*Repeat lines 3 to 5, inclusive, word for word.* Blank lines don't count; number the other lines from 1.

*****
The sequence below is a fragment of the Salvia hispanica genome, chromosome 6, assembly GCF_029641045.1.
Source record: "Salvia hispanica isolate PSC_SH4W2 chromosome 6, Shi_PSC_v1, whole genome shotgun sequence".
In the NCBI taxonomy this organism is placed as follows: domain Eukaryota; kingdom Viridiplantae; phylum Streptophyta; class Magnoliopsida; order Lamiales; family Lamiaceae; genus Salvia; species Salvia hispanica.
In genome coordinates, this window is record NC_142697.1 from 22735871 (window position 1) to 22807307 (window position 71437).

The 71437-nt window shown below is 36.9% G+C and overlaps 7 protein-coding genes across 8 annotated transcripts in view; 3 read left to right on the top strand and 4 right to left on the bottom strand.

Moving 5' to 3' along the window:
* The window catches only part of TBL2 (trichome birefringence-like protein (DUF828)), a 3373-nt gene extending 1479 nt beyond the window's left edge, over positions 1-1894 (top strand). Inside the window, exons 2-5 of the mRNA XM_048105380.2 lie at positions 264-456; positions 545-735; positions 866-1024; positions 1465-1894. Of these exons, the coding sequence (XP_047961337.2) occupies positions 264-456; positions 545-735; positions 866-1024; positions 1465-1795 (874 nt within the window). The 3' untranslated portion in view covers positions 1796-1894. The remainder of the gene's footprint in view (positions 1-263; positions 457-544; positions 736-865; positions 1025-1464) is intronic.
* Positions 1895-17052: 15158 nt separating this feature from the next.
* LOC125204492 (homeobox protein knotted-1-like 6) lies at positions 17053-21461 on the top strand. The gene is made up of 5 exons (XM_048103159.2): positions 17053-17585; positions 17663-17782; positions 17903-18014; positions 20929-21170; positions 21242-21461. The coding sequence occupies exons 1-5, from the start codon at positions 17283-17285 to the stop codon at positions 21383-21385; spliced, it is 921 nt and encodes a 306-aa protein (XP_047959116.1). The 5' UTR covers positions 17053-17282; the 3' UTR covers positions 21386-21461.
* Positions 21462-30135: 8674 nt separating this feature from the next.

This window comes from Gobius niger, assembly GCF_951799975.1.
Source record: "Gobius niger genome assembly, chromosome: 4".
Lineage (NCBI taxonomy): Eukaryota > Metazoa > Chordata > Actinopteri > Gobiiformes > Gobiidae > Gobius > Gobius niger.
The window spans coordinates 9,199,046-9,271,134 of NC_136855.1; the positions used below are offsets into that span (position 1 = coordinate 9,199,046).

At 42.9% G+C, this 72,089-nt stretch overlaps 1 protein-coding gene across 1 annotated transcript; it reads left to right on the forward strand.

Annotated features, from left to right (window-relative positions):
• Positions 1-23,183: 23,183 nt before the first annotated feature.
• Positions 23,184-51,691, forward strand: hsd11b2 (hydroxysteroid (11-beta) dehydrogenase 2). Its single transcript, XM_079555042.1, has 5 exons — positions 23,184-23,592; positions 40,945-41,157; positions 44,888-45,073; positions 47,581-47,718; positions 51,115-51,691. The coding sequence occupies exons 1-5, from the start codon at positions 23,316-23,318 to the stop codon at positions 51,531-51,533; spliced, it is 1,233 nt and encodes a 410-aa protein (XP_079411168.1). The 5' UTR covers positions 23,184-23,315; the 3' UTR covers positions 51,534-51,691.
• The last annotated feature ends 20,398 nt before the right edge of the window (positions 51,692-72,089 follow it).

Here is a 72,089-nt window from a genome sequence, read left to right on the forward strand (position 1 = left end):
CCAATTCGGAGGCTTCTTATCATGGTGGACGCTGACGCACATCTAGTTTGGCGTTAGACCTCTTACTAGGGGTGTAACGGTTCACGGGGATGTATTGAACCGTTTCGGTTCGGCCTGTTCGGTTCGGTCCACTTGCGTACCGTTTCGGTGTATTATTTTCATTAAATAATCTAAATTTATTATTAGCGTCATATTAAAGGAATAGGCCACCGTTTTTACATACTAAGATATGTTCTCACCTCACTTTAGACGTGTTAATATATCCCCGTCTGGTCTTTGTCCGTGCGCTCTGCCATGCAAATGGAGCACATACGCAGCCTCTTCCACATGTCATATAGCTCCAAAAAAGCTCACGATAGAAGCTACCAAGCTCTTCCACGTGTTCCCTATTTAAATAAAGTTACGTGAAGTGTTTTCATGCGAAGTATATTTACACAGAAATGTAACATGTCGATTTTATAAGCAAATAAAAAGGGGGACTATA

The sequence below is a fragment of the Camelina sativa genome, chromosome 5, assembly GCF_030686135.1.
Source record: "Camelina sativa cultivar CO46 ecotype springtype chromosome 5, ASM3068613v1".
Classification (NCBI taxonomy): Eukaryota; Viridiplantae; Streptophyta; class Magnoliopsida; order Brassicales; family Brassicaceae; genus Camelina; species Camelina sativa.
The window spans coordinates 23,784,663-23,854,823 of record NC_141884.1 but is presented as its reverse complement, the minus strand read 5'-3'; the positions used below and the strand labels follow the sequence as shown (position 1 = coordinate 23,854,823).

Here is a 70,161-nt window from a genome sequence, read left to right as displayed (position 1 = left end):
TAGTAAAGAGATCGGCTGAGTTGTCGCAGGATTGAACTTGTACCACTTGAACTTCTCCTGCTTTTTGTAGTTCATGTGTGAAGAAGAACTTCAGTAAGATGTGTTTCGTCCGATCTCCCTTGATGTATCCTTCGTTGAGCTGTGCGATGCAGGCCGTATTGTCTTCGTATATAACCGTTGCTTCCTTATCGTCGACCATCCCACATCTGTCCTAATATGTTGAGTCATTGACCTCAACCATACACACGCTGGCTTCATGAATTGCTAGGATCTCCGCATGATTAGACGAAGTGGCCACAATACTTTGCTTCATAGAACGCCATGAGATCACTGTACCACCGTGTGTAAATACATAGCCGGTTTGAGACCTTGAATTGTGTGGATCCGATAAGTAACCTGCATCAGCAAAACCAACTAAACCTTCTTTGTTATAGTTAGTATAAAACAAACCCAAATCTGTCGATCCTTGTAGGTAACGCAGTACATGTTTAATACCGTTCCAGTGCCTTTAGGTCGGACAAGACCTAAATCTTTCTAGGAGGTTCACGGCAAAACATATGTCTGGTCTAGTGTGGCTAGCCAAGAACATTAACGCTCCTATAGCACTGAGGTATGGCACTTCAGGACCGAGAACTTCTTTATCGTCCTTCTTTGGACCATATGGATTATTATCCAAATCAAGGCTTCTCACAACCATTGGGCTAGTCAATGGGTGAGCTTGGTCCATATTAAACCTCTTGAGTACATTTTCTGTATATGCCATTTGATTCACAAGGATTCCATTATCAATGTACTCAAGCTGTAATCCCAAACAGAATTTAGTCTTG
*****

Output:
In the NCBI taxonomy this organism is placed as follows: domain Eukaryota; kingdom Viridiplantae; phylum Streptophyta; class Magnoliopsida; order Lamiales; family Lamiaceae; genus Salvia; species Salvia hispanica.
In genome coordinates, this window is record NC_142697.1 from 22735871 (window position 1) to 22807307 (window position 71437).

The 71437-nt window shown below is 36.9% G+C and overlaps 7 protein-coding genes across 8 annotated transcripts in view; 3 read left to right on the top strand and 4 right to left on the bottom strand.